An introduction to the htaccess file:The Ultimate Guide (2018 Update)

htaccess file

Browsing through the file manager of your cPanel or hosting account, you may have seen a file called .htaccess. This file governs many configuration settings for the Apache Web Server. Apache is widely used server software for cross-platform operating systems. While the syntax it uses can be a bit confusing at first, the .htaccess file can do many powerful things. Some of its functions include redirection, password protection, restricting access based on certain conditions, and more. This post will look at how to setup an .htaccess file and implement a couple of its most common uses.

 

Initial Notes and Setup

htaccess file

.htaccess is commonly known as a “dot file”, due to it starting with a period or dot. Dot files are almost always some form of configuration file. Dot files can be for an operating system or a piece of software. By default, an operating system hides dot files in finder windows or any sort of system file manager. You typically have to select a “Show hidden files” option from your operating system’s preferences. Or you can use the ls -a command to display all files on the command line.

You can have multiple .htaccess files on a server, and each file always works recursively. This means that each file will effect the directory its located in, as well as all files and subdirectories.

If you’re using FTP to transfer your .htaccess file to a server, you must transfer via ASCII mode. By default, most FTP clients will transfer data via BINARY mode, which is ineffective for transferring dot files. There should be an option to set the transfer mode in your FTP client.

Once you have the file on your server, test to see that it’s doing what it’s supposed to be. If for some reason it seems that no changes have taken effect, it may be due to incorrect file permissions. File permissions for .htaccess should be set to 755. There should be a “File Permissions” option in your FTP client. Alternatively, you can run the command chmod 755 .htaccess in the terminal.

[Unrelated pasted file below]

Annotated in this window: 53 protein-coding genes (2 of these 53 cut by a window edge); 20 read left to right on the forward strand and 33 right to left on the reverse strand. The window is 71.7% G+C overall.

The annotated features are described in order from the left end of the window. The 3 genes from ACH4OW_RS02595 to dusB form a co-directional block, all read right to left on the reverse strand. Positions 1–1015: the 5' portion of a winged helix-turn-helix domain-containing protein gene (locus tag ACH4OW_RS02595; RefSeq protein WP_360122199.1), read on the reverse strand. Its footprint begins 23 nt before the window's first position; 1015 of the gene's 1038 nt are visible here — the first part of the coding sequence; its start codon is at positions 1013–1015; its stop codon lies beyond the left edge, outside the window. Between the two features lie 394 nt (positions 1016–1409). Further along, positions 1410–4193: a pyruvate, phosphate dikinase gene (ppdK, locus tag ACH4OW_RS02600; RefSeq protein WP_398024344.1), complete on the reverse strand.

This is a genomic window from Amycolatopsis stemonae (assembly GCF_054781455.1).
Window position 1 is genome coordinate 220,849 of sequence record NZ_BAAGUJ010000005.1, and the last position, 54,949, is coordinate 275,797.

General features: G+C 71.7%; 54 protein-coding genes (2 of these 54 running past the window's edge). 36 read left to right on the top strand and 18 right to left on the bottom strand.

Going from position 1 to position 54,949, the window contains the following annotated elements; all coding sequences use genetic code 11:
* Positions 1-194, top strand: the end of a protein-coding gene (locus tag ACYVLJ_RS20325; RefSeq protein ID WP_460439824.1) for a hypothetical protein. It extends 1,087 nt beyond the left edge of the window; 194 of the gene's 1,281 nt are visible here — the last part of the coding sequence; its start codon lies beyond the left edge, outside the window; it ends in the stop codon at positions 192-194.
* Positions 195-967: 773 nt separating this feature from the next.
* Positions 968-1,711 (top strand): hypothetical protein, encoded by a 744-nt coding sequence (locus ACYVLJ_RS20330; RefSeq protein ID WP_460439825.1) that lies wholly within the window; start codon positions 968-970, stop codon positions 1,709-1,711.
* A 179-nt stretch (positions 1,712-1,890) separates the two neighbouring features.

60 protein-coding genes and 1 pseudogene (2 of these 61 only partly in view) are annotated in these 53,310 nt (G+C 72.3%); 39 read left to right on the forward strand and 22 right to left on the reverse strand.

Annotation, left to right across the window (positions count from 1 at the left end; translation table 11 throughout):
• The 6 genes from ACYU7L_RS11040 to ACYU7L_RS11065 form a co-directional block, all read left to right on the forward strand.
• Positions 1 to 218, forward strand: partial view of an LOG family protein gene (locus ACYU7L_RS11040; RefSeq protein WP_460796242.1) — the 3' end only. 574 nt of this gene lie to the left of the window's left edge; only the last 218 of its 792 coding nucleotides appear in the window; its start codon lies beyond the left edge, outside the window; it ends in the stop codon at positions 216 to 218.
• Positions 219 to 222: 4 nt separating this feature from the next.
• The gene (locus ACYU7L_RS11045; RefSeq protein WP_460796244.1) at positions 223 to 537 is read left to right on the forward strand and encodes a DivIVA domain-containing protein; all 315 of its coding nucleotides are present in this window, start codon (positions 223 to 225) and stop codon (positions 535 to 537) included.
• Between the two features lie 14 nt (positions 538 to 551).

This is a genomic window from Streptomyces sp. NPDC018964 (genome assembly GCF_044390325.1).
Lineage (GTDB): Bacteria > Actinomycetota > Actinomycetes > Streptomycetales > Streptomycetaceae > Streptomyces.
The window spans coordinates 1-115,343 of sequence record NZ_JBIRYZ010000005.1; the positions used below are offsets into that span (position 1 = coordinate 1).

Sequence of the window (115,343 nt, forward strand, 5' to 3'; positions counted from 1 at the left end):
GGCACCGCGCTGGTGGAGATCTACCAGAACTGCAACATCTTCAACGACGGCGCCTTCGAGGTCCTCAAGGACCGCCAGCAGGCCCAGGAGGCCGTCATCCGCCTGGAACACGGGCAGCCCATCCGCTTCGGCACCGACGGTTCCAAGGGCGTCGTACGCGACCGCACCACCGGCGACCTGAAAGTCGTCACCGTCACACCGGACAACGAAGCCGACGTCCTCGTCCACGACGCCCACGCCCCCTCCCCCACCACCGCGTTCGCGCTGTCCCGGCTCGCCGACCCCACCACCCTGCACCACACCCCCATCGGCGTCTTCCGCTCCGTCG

Custom Error Pages

The use of the .htaccess file allows for setting up custom error pages. This allows for more useful messages, in the advent a visitor encounters an error message. (Click to Tweet this Tip) The common “404 File Not Found”, “401 Unauthorized Access” or “500 Internal Server Error” messages can be fairly alarming. Having a way for the user to get back to where they intended to go can be helpful.

You can create your own custom HTML pages for each of the common error types. Additionally, you should place each of them in a directory called error_pages in your root directory. You should name each of the error pages only using its error code (i.e. 401, 404, etc.), followed by the .html extension.

To implement these error pages into your site, add the following code to your .htaccess file:

ErrorDocument 401 /error_pages/401.html
ErrorDocument 404 /error_pages/404.html
ErrorDocument 500 /error_pages/500.html

 

Page Redirection

htaccess file help

Another common use of .htaccess is for page redirects. You can direct from any relative path within your site director. You can also redirect to either an absolute path on your site, or somewhere else entirely on the Internet. The basic syntax to use in your .htaccess file is:

Redirect /directory_to_redirect_from/ https://mysite.com/new_directory/index.html 

 

You should always use a relative path as the source directory. An absolute path should be the directory to re-direct to.

htaccess file: Adding password protection

You can add password protection either to your entire site, or only to specific directories. A protected site or pathway will require a username and password to access. Once landing on a password-protected page, a pop-up from the browser will appear. Additionally, all passwords used in .htaccess get encrypted for added security.

To password protect a specific directory, navigate to that directory and create a new .htaccess file there. You can password protect an entire site by adding the .htaccess file to the root directory. Keep in mind that .htaccess will recursively password protect all files and subdirectories within the main directory.

The basic syntax for adding password protection is as follows:

AuthName "Authorized Access Only"
AuthUserFile /htpassword-filepath/.htpasswd
AuthType Basic
require valid-user

 

AuthName "Authorized Access Only" indicates the name for the protected directory. “Authorized Access Only” will appear in the pop-up upon login.

AuthUserFile /htpassword-filepath/.htpasswd tells Apache where the .htpasswd file is. You should replace /htpassword-filepath/.htpasswd with the actual file path on your server for .htpasswd.

AuthType Basic signifies that Basic HTTP authentication will be employed. This is the most common type of HTTP authentication and more than adequate for most applications.